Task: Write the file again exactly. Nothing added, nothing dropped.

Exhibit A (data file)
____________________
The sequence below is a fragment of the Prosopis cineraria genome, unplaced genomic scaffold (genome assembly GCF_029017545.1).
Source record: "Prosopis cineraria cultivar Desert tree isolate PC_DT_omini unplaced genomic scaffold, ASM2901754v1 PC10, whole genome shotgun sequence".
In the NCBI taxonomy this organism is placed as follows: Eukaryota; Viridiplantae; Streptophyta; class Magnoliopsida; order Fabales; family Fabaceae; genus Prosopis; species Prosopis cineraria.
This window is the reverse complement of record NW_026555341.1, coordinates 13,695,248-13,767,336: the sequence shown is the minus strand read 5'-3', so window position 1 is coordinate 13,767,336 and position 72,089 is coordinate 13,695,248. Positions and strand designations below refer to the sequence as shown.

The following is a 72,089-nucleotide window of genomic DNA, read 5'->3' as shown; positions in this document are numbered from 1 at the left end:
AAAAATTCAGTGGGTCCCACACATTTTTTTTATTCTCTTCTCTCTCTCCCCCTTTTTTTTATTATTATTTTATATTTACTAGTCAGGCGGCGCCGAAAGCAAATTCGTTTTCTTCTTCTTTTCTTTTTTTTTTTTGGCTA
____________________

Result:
The sequence below is a fragment of the Prosopis cineraria genome, unplaced genomic scaffold (genome assembly GCF_029017545.1).
Source record: "Prosopis cineraria cultivar Desert tree isolate PC_DT_omini unplaced genomic scaffold, ASM2901754v1 PC10, whole genome shotgun sequence".
In the NCBI taxonomy this organism is placed as follows: Eukaryota; Viridiplantae; Streptophyta; class Magnoliopsida; order Fabales; family Fabaceae; genus Prosopis; species Prosopis cineraria.
This window is the reverse complement of record NW_026555341.1, coordinates 13,695,248-13,767,336: the sequence shown is the minus strand read 5'-3', so window position 1 is coordinate 13,767,336 and position 72,089 is coordinate 13,695,248. Positions and strand designations below refer to the sequence as shown.

The following is a 72,089-nucleotide window of genomic DNA, read 5'->3' as shown; positions in this document are numbered from 1 at the left end:
AAAAATTCAGTGGGTCCCACACATTTTTTTTATTCTCTTCTCTCTCTCCCCCTTTTTTTTATTATTATTTTATATTTACTAGTCAGGCGGCGCCGAAAGCAAATTCGTTTTCTTCTTCTTTTCTTTTTTTTTTTTGGCTA